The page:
The Tolerance Information for Pesticide Chemicals in Food and Feed Commodities explains how to find specific tolerance information by commodity, crop group, crop subgroup, pesticide common name, and pesticide types and families. This new Web page will allow stakeholders and EPA staff to access detailed tolerance information published in the Code of Federal Regulations (40 CFR Part 180). Tolerances are the maximum amount of pesticide residue allowed by regulatory agencies to remain in or on a harvested crop in the USA. (1)

1. December-2009 edition of The Connection, newsletter of the North Central Integrated Pest Management Center: http://www.ncipmc.org/connection/Connection1209.pdf


Save these Annual Convention 2010 Dates:

January 3 – 5 Wisconsin Grape Growers Association’s Annual Conference combined with The Wisconsin Fresh Fruit & Vegetable Conference Chula Vista Resort, Wisconsin Dells, WI: http://wigrapes.org/

January 16, 2010 Eastern Iowa Wine Club Annual Meeting, Ray House, Vinton, Iowa: http://www.iowawineclub.org/

January 26-28 Unified Wine & Grape Symposium, Sacramento Convention Center, Sacramento, CA: http://www.unifiedsymposium.org/

February 6 North Dakota Grape Growers Association Annual Meeting
Chieftan Inn, Carrington ND: http://www.ndgga.org/index.cfm?page=calendar

February 6-8 Midwest Grape & Wine Conference, Tan-Tara Resort, Osage Beach, MO: http://www.midwestgrapeandwineconference.com/

February 6 Northwest Iowa Grape Growers Association, ISU Extension office, Sac City, Iowa: http://nwiowagrapegrowers.com/

February 11-13 Minnesota Grape Growers Association’s Cold Climate Grape & Wine Conference, Sheraton Bloomington Inn, Minneapolis, MN: http://www.mngrapes.org/

February 25-27 Illinois Grape Growers & Vintners Association Annual Conference Hilton Hotel, Springfield, IL: http://www.illinoiswine.org/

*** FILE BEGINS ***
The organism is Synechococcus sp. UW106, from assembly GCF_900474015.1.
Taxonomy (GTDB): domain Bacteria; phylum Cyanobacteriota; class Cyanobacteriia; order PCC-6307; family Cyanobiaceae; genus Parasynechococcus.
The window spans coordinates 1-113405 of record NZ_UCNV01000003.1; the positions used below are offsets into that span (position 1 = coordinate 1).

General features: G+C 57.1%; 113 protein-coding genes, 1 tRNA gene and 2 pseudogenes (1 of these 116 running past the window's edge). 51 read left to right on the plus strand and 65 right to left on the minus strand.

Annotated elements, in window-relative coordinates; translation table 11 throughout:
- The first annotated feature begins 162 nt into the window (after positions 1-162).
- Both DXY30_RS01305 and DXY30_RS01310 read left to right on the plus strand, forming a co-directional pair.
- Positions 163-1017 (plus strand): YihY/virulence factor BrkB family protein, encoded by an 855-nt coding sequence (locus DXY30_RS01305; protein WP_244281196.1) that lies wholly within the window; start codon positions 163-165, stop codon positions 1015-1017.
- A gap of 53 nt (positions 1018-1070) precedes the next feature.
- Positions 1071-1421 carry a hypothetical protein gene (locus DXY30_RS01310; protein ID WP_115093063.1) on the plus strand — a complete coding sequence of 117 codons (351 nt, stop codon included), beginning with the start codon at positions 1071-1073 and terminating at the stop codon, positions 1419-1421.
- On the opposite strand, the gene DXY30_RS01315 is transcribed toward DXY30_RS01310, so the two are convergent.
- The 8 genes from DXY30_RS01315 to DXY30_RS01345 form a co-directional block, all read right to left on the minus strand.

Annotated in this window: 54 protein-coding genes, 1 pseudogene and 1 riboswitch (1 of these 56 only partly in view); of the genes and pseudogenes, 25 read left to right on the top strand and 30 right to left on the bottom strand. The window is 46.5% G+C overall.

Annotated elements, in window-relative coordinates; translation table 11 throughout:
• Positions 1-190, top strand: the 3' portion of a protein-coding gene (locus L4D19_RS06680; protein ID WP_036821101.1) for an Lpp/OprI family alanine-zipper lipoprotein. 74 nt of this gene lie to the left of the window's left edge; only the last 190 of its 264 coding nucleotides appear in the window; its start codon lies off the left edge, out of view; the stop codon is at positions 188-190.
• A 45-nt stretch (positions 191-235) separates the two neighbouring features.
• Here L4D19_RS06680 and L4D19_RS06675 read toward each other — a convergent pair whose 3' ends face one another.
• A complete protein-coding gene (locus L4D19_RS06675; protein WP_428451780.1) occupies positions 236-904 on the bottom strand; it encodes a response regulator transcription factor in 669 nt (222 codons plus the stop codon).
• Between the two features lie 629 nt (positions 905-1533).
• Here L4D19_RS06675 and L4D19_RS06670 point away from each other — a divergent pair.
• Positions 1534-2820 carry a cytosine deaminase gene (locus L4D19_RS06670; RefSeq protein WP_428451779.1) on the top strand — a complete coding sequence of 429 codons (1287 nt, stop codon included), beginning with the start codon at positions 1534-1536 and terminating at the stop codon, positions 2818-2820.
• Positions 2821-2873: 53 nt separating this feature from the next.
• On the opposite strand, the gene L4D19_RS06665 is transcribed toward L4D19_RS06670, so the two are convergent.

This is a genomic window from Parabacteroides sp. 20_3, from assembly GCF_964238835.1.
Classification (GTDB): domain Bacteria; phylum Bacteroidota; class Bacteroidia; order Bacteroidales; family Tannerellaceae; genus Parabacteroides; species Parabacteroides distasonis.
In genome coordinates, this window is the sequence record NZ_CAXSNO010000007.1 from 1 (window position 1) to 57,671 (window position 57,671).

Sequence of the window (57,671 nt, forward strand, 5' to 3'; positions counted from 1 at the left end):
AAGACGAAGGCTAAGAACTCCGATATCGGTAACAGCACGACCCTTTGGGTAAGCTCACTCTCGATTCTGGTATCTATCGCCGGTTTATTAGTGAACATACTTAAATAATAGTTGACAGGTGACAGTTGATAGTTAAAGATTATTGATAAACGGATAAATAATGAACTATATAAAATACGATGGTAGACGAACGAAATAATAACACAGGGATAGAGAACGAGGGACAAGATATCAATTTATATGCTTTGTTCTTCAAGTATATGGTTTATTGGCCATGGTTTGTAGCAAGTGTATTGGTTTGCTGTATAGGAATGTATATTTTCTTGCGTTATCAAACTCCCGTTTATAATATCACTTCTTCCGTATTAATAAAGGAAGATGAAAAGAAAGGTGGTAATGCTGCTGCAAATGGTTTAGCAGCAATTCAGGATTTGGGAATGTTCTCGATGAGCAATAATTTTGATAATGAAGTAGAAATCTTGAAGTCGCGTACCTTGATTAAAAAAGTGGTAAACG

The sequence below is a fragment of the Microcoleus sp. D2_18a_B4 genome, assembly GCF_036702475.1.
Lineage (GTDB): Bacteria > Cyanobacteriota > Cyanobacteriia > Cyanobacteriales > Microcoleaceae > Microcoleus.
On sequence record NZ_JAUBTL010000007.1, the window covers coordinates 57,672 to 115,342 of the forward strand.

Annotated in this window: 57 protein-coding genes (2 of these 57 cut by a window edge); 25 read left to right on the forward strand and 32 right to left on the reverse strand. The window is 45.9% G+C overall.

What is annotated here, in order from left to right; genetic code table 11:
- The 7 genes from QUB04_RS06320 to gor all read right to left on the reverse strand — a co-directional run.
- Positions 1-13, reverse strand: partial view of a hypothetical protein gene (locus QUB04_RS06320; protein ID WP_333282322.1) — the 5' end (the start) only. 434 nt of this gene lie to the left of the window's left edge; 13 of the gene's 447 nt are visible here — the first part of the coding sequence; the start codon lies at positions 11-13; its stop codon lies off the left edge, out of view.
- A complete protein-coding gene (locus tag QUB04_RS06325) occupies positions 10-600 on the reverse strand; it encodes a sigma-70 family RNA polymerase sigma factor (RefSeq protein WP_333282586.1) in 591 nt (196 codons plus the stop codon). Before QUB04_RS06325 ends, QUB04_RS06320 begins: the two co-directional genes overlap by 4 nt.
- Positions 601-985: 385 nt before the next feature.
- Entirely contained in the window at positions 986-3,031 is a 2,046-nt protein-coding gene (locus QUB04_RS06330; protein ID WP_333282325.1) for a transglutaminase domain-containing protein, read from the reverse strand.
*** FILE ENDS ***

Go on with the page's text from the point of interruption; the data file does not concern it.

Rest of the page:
March 5-7 Nebraska Grape Growers Spring Forum, Holiday Inn, Kearney, NE: http://www.nebraskawines.com/

March 9-11 Wineries Unlimited (largest show east of Rockies) Valley Forge Convention Center King of Prussia, PA: http://wineriesunlimited.vwm-online.com/

March 19-20 Iowa Wine Growers Association Annual Conference
Airport Holiday Inn, Des Moines, IA: https://iowawinegrowers.org/content/view/206/9/

April 13-15 License to Steal – National Wine Marketing Conference

June 20-25 American Society of Enology and Viticulture National Conference, Seattle, WA: http://asev.org/annual-meeting-2010/


Wine Entrepreneur Conference – Washington DC

What: 2010 Wine Entrepreneur Conference
When: Thursday & Friday, January 21-22, 2010
Where: Embassies of Chile & Argentina
Cost: Conference (Jan 21 + Jan 22); $790
Pre-conference mixer (on Jan 20, 2010); $90
Day 1 (Jan 21, 2010); $450, Day 2 (Jan 22, 2010); $450
VIP Dinner (Jan 21); $250
Agenda: http://ennect.com/e880/p6227.aspx
Sponsors: http://ennect.com/e880/p6226.aspx
Full details: http://www.enterwine2010.com


Save the Date: Iowa Fruit & Vegetable Growers & Marketers Conference

What: 2nd Annual Fruit & Vegetable Growers & Marketers Conference
When: Friday & Saturday, January 29-30, 2010
Where: Holiday Inn Airport/Conference Center, 6111 Fleur Dr. Des Moines, Iowa. Call 515-287-2400 prior through January 15 to reserve a room for $89 plus taxes.
This Year’s Theme: Sustaining our Environment, our Livelihoods and the Future of our Industry
Sponsored by: Iowa Fruit & Vegetable Growers Association , Visit Iowa Farms, Iowa State University Value Added Agriculture Program, Iowa Farm Bureau and Hy-Vee
Further Agenda & Registration Details will be available soon.

Funds for this program are being provided by the USDA Specialty Crops Block Grant Program through the Iowa Department of Agriculture and Land Stewardship.


January 16 - Mississippi Valley Grape Growers Association Annual Meeting

When: 6 p.m. Saturday, January 16, 2010
Where: Park Farm Winery, 15159 Thielen Road, Bankston, IA 52039 - (563-557-3727)
Who is invited: All members and anyone else interested in growing grapes.
Agenda: The event starts with dinner at 6 pm, followed by the annual meeting. Board office elections will be held and 2010 calendar of events will be scheduled (please bring your ideas).